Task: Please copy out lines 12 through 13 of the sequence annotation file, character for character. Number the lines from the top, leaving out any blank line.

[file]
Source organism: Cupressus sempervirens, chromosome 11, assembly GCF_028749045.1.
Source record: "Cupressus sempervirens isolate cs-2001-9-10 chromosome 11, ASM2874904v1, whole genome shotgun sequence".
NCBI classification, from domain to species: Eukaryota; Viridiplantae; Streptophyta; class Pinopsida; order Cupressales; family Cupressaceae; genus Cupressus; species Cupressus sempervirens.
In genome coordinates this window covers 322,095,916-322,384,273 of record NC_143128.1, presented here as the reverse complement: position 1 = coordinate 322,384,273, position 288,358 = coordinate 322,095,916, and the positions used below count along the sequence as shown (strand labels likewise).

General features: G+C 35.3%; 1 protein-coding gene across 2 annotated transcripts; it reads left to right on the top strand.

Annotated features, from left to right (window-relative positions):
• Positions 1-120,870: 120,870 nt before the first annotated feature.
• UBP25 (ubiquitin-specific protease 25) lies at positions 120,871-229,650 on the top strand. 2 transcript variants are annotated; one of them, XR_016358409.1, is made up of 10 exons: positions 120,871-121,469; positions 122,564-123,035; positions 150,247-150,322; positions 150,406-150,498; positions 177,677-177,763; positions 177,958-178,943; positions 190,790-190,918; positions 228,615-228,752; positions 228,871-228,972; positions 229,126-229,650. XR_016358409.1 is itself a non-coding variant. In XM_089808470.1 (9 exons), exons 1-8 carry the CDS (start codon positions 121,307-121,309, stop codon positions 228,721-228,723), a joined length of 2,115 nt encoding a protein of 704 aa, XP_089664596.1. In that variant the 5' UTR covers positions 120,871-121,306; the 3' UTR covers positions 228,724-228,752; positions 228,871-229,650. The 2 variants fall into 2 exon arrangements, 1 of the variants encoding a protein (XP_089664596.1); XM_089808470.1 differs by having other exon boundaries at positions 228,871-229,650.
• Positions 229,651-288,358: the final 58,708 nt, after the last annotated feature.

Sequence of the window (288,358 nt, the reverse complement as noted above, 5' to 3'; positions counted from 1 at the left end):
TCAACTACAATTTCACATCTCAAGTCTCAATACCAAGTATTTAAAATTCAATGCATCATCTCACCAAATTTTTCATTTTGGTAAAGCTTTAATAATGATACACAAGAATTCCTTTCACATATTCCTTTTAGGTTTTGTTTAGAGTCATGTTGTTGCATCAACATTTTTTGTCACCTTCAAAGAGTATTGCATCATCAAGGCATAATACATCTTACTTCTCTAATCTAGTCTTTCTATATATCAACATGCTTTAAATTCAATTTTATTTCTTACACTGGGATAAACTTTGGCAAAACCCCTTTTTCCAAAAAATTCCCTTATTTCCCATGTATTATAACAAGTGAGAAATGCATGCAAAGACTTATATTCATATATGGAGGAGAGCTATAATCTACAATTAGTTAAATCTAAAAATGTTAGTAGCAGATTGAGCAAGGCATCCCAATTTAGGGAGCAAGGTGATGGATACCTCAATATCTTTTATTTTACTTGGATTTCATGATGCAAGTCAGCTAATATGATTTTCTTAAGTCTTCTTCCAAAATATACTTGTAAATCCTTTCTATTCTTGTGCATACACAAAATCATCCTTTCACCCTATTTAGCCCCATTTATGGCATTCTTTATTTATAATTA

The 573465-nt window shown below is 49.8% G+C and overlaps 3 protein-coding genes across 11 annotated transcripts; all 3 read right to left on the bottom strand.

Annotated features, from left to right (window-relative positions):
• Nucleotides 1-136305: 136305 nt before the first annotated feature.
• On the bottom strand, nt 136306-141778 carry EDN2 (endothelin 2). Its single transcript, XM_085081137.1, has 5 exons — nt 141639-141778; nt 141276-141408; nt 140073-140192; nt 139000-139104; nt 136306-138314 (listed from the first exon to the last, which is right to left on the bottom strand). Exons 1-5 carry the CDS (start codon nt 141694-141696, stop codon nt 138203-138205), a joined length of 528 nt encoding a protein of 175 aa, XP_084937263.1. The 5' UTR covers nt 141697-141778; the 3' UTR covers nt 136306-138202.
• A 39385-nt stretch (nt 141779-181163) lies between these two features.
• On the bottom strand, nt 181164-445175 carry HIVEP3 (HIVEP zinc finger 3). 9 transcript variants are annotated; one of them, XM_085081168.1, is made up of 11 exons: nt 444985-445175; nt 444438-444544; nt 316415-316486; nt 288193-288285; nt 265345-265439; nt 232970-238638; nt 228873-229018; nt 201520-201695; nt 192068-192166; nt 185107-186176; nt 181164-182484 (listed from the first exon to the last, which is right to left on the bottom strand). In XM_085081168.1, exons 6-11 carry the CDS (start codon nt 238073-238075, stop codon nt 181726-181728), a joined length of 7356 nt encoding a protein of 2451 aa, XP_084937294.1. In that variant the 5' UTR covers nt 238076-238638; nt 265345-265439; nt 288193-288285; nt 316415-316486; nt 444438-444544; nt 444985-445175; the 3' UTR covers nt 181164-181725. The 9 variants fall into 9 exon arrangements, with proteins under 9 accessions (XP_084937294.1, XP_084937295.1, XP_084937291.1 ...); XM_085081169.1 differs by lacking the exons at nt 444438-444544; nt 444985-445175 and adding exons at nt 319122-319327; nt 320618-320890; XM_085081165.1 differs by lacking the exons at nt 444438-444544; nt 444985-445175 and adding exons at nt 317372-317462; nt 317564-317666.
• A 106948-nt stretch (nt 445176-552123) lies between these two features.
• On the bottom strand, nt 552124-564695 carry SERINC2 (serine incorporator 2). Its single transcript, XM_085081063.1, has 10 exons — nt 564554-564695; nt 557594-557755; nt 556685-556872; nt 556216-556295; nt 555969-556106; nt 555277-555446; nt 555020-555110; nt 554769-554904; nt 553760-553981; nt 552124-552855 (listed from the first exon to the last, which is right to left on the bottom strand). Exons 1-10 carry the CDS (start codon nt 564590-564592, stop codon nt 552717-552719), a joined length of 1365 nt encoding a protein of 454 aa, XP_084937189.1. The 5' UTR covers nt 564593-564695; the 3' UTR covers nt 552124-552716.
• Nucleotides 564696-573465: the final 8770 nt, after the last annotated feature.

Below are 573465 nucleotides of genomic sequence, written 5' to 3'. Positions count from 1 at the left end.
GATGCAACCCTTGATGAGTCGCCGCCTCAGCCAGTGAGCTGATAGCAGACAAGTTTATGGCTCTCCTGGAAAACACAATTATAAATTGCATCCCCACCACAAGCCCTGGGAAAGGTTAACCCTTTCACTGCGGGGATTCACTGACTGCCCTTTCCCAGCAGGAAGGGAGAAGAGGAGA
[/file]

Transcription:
The 573465-nt window shown below is 49.8% G+C and overlaps 3 protein-coding genes across 11 annotated transcripts; all 3 read right to left on the bottom strand.

Annotated features, from left to right (window-relative positions):